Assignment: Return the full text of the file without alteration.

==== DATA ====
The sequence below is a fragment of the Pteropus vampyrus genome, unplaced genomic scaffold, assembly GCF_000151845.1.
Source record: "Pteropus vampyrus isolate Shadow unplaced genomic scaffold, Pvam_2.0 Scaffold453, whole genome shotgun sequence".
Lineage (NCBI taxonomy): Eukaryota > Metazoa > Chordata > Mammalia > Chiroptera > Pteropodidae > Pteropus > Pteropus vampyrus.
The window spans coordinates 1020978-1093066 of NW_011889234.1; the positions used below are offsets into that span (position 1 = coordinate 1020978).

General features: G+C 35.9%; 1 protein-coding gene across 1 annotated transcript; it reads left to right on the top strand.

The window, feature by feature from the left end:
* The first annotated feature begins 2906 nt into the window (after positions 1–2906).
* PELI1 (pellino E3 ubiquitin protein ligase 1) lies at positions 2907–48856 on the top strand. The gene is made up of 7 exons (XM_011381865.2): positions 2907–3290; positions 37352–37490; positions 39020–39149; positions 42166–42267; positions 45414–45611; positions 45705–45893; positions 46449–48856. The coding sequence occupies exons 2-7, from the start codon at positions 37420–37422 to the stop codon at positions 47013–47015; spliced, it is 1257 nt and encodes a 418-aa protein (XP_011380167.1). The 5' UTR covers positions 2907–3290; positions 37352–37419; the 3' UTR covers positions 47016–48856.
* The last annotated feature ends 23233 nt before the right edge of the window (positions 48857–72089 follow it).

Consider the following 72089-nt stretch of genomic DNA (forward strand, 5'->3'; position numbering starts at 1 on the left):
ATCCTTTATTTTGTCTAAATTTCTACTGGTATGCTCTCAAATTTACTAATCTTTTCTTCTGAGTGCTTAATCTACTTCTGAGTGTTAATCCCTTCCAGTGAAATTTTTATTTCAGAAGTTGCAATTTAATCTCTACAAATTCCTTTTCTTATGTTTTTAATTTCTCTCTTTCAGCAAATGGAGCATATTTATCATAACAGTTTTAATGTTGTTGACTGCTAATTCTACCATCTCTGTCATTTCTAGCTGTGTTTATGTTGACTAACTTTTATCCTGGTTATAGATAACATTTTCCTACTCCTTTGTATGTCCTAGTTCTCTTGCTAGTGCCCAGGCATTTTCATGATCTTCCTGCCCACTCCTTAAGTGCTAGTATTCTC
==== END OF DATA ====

The sequence below is a fragment of the Pteropus vampyrus genome, unplaced genomic scaffold, assembly GCF_000151845.1.
Source record: "Pteropus vampyrus isolate Shadow unplaced genomic scaffold, Pvam_2.0 Scaffold453, whole genome shotgun sequence".
Lineage (NCBI taxonomy): Eukaryota > Metazoa > Chordata > Mammalia > Chiroptera > Pteropodidae > Pteropus > Pteropus vampyrus.
The window spans coordinates 1020978-1093066 of NW_011889234.1; the positions used below are offsets into that span (position 1 = coordinate 1020978).

General features: G+C 35.9%; 1 protein-coding gene across 1 annotated transcript; it reads left to right on the top strand.

The window, feature by feature from the left end:
* The first annotated feature begins 2906 nt into the window (after positions 1–2906).
* PELI1 (pellino E3 ubiquitin protein ligase 1) lies at positions 2907–48856 on the top strand. The gene is made up of 7 exons (XM_011381865.2): positions 2907–3290; positions 37352–37490; positions 39020–39149; positions 42166–42267; positions 45414–45611; positions 45705–45893; positions 46449–48856. The coding sequence occupies exons 2-7, from the start codon at positions 37420–37422 to the stop codon at positions 47013–47015; spliced, it is 1257 nt and encodes a 418-aa protein (XP_011380167.1). The 5' UTR covers positions 2907–3290; positions 37352–37419; the 3' UTR covers positions 47016–48856.
* The last annotated feature ends 23233 nt before the right edge of the window (positions 48857–72089 follow it).

Consider the following 72089-nt stretch of genomic DNA (forward strand, 5'->3'; position numbering starts at 1 on the left):
ATCCTTTATTTTGTCTAAATTTCTACTGGTATGCTCTCAAATTTACTAATCTTTTCTTCTGAGTGCTTAATCTACTTCTGAGTGTTAATCCCTTCCAGTGAAATTTTTATTTCAGAAGTTGCAATTTAATCTCTACAAATTCCTTTTCTTATGTTTTTAATTTCTCTCTTTCAGCAAATGGAGCATATTTATCATAACAGTTTTAATGTTGTTGACTGCTAATTCTACCATCTCTGTCATTTCTAGCTGTGTTTATGTTGACTAACTTTTATCCTGGTTATAGATAACATTTTCCTACTCCTTTGTATGTCCTAGTTCTCTTGCTAGTGCCCAGGCATTTTCATGATCTTCCTGCCCACTCCTTAAGTGCTAGTATTCTC